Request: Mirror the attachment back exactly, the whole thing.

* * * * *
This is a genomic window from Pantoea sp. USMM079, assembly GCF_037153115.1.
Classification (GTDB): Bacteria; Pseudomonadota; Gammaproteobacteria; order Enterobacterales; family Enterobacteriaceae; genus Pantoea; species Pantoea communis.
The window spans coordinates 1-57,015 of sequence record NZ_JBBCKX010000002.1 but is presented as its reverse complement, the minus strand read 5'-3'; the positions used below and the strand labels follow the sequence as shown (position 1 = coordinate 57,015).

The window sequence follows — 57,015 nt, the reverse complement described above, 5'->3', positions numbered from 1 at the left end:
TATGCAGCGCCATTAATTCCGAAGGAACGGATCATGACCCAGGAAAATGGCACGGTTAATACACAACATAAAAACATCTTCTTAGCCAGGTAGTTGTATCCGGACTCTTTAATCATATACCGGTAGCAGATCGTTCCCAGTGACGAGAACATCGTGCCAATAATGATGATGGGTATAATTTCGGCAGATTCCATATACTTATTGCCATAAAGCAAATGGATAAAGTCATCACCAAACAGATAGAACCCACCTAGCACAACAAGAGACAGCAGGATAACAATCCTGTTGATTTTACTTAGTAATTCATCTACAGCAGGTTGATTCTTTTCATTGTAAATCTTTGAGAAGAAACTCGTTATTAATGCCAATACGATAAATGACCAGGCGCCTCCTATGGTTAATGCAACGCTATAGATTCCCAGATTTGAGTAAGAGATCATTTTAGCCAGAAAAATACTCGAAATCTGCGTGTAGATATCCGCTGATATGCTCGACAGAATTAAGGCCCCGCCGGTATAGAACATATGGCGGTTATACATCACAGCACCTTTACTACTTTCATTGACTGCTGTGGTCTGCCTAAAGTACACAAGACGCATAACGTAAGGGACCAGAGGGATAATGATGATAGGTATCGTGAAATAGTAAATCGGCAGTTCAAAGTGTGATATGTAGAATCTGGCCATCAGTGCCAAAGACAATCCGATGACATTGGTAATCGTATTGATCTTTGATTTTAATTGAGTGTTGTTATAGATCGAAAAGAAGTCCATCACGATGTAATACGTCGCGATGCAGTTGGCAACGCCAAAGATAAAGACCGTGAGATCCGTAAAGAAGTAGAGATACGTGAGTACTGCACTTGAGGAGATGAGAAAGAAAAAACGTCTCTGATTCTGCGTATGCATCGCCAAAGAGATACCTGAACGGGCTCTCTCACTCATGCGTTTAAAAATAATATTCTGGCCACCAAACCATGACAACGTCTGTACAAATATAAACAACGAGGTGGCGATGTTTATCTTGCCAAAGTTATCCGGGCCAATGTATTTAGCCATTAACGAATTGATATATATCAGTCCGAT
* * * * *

This is a genomic window from Pantoea sp. USMM079, assembly GCF_037153115.1.
Classification (GTDB): Bacteria; Pseudomonadota; Gammaproteobacteria; order Enterobacterales; family Enterobacteriaceae; genus Pantoea; species Pantoea communis.
The window spans coordinates 1-57,015 of sequence record NZ_JBBCKX010000002.1 but is presented as its reverse complement, the minus strand read 5'-3'; the positions used below and the strand labels follow the sequence as shown (position 1 = coordinate 57,015).

The window sequence follows — 57,015 nt, the reverse complement described above, 5'->3', positions numbered from 1 at the left end:
TATGCAGCGCCATTAATTCCGAAGGAACGGATCATGACCCAGGAAAATGGCACGGTTAATACACAACATAAAAACATCTTCTTAGCCAGGTAGTTGTATCCGGACTCTTTAATCATATACCGGTAGCAGATCGTTCCCAGTGACGAGAACATCGTGCCAATAATGATGATGGGTATAATTTCGGCAGATTCCATATACTTATTGCCATAAAGCAAATGGATAAAGTCATCACCAAACAGATAGAACCCACCTAGCACAACAAGAGACAGCAGGATAACAATCCTGTTGATTTTACTTAGTAATTCATCTACAGCAGGTTGATTCTTTTCATTGTAAATCTTTGAGAAGAAACTCGTTATTAATGCCAATACGATAAATGACCAGGCGCCTCCTATGGTTAATGCAACGCTATAGATTCCCAGATTTGAGTAAGAGATCATTTTAGCCAGAAAAATACTCGAAATCTGCGTGTAGATATCCGCTGATATGCTCGACAGAATTAAGGCCCCGCCGGTATAGAACATATGGCGGTTATACATCACAGCACCTTTACTACTTTCATTGACTGCTGTGGTCTGCCTAAAGTACACAAGACGCATAACGTAAGGGACCAGAGGGATAATGATGATAGGTATCGTGAAATAGTAAATCGGCAGTTCAAAGTGTGATATGTAGAATCTGGCCATCAGTGCCAAAGACAATCCGATGACATTGGTAATCGTATTGATCTTTGATTTTAATTGAGTGTTGTTATAGATCGAAAAGAAGTCCATCACGATGTAATACGTCGCGATGCAGTTGGCAACGCCAAAGATAAAGACCGTGAGATCCGTAAAGAAGTAGAGATACGTGAGTACTGCACTTGAGGAGATGAGAAAGAAAAAACGTCTCTGATTCTGCGTATGCATCGCCAAAGAGATACCTGAACGGGCTCTCTCACTCATGCGTTTAAAAATAATATTCTGGCCACCAAACCATGACAACGTCTGTACAAATATAAACAACGAGGTGGCGATGTTTATCTTGCCAAAGTTATCCGGGCCAATGTATTTAGCCATTAACGAATTGATATATATCAGTCCGAT